Hundreds of trees planted along newly widened Samuel Boulevard are dying in the scorching summer heat as the city of Dallas debates who was supposed to water them.
Neighbor Carolyn Johnson went to Wednesday's Dallas City Council meeting to complain about the waste of taxpayer money paid to install the trees and the unsightly blemish on her neighborhood.
"The trees are dying and we are trying to do improvements in our area and when we step one step forward we go back, it seems, another," Johnson said.
Around 600 crepe myrtle trees were planted for about $230,000 after a $17.7 million project to widen Samuel Boulevard to four lanes, according to Texas Department of Transportation spokeswoman Michelle Releford.
The trees were intended to beautify the 2.5-mile stretch of new roadway between Ferguson Road and Buckner Boulevard.
The state paid another $33,000 for the first two years of irrigation and maintenance for the trees and then Dallas was supposed to take over tree maintenance this spring Releford said.
The state managed the lengthy Samuel Boulevard construction project because 80 percent of the money came from the federal government.
The city paid the rest.
"It was a lot of inconvenience for the neighborhood and we had to jump through hula hoops," Councilman Dwaine Caraway said.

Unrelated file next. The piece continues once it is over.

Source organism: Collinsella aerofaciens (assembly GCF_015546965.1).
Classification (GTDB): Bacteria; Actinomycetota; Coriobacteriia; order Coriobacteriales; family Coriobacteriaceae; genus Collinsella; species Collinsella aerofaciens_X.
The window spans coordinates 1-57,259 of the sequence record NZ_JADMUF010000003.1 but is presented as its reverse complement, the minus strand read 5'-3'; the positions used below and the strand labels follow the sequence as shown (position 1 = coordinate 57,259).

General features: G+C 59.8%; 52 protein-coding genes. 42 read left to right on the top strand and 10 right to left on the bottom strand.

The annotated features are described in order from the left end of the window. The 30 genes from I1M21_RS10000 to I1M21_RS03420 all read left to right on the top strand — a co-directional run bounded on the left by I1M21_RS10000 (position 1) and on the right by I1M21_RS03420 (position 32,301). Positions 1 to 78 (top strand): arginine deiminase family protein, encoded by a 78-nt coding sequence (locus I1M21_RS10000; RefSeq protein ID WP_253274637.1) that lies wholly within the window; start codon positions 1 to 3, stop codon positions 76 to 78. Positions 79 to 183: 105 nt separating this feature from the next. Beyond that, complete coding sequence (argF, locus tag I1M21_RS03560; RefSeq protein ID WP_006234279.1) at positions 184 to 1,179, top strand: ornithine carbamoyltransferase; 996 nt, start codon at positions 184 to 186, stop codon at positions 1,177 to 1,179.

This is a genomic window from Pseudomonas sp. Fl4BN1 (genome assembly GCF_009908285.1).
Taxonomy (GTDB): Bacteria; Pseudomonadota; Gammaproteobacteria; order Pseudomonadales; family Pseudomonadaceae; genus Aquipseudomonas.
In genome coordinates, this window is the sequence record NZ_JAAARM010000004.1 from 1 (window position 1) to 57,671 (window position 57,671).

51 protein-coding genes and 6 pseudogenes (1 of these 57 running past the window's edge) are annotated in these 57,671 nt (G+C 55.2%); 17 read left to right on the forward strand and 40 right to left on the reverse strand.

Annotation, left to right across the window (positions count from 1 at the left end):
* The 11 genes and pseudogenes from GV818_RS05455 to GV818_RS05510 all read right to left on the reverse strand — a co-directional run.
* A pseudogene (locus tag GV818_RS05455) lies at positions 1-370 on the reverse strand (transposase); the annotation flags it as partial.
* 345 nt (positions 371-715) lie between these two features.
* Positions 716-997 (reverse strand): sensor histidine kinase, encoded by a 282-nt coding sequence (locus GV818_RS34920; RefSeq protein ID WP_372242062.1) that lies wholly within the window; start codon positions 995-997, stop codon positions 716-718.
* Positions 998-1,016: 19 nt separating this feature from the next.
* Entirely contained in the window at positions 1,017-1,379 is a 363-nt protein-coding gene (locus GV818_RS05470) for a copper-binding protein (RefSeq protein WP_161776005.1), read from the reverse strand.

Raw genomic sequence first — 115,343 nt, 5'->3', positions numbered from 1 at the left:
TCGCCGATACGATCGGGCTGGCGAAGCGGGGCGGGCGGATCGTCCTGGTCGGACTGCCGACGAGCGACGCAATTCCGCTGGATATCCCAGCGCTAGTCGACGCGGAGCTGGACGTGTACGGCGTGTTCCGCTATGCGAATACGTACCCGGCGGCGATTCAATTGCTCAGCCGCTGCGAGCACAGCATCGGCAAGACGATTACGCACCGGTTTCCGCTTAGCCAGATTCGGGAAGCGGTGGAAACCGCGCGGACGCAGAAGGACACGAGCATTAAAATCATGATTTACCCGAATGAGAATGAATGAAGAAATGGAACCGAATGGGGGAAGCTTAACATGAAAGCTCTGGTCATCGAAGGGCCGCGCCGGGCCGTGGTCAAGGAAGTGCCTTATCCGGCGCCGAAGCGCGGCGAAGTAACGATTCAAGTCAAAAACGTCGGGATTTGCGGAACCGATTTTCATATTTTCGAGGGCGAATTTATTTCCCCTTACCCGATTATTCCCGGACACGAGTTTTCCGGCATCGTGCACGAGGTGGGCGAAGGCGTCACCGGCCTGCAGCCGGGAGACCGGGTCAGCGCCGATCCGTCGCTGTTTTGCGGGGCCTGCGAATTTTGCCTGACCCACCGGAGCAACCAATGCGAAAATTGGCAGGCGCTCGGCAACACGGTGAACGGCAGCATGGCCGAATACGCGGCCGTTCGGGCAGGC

Johnson showed council members pictures of how the dying trees look now.
"And to see how that is deteriorating, we're not going to allow that to take place," Caraway said.
Dallas public works director Rick Galceran said the city has been trying to find another partner to pay for the maintenance.
"We gave many opportunities for the community to take over," Galceran said.
Council Member Carolyn Davis said it is unreasonable to expect neighbors to care for hundreds of trees on such a long street.
Galceran promised that the city will now have the irrigation working properly within two weeks and water trucks could be used in the meantime.
City manager Mary Suhm also promised to return to the council next week with a plan to solve the problem, but it appears hundreds of the trees are already dead and it is unclear if Suhm's solution will replace them.